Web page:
There is an old wine trade requirement to answer the question, "How much do I have to pay for a decent bottle of Red Burgundy?" with the snappy response "300 quid: £275 for all the disappointments and £25 for the good bottle you eventually find." The good news is that standards across the region have never been higher - and a guarded hooray to that - but you still have to watch your step. Burgundy is not a place to look for bargains: evidently cheap lines should be avoided like a dalek with a hangover.
Our selection consists entirely of examples from individual growers, each a specialist within his or her district and all making finely tuned wines particular to and characteristic of their appellations.
When you find growers like Francois Lumpp (Givry's finest) who gets it very, very right and it all comes together like a velvet poem, Red Burgundy simply has no equal. The other side of the same coin features the beguiling imprint of what, to its many fans, provides about as much fun as you can have with your trousers still on: White Burgundy. Although Chardonnay is the world's most widely grown grape variety with great examples from several countries, it is in this small area that it reaches its peak. From the crisp minerality of Chablis to the north through the richer glories of the Cote de Beaune, south to the Cote Chalonnaise (and the extraordinary Francois Lumpp again), and on to the happy hunting ground of Macon, all this is crammed into an area that would barely merit a dot on a map of Australia.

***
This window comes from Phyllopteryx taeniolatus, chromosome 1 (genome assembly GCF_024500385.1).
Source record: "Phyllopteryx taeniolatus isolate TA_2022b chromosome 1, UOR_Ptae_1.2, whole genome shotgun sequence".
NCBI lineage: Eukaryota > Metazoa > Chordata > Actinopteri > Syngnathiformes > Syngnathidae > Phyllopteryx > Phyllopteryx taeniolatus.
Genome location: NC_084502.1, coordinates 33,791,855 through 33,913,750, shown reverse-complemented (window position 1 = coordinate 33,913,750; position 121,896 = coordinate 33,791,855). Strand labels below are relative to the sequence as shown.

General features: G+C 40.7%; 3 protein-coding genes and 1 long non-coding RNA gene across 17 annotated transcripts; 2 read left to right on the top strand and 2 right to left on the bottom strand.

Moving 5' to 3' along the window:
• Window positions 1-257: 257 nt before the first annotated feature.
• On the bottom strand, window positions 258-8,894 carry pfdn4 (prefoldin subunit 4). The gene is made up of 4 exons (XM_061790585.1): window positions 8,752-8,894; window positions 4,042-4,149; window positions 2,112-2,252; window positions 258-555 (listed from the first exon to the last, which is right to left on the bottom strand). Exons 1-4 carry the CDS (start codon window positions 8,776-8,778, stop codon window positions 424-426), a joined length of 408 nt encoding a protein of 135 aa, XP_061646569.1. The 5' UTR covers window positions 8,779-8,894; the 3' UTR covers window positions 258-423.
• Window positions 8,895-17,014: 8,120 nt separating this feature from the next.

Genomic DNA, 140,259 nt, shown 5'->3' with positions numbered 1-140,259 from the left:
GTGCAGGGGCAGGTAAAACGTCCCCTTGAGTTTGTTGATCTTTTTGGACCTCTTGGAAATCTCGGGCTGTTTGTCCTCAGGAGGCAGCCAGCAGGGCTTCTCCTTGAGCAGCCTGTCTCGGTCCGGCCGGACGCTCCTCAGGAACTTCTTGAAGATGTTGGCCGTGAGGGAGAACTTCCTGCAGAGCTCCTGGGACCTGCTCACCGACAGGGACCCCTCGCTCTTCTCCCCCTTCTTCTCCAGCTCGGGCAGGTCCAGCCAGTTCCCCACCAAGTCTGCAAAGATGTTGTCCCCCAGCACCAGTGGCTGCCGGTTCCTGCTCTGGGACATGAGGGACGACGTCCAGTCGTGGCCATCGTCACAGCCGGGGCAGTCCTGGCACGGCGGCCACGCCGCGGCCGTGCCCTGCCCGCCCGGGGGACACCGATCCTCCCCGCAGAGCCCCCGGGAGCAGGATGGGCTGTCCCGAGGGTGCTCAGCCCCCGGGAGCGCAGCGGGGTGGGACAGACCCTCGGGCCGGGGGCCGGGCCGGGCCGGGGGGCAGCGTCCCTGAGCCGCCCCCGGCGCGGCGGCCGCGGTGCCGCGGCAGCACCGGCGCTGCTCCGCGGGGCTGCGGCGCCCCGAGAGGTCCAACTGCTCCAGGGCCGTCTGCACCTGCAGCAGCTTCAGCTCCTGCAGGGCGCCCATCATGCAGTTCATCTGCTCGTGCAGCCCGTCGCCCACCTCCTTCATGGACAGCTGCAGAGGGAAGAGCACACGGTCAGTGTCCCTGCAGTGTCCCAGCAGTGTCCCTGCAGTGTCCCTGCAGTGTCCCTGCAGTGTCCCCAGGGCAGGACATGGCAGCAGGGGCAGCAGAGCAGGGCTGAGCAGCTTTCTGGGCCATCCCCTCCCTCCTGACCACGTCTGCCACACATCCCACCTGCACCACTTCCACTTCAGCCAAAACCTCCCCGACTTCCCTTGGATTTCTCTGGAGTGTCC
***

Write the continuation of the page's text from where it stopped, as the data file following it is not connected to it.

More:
The seductive wines of the Manoir du Carra, an estate in the hands of the Sambardier family for generations, reflect the granitic geology with minerality and incisive perfume. This is a grower making top class Beaujolais.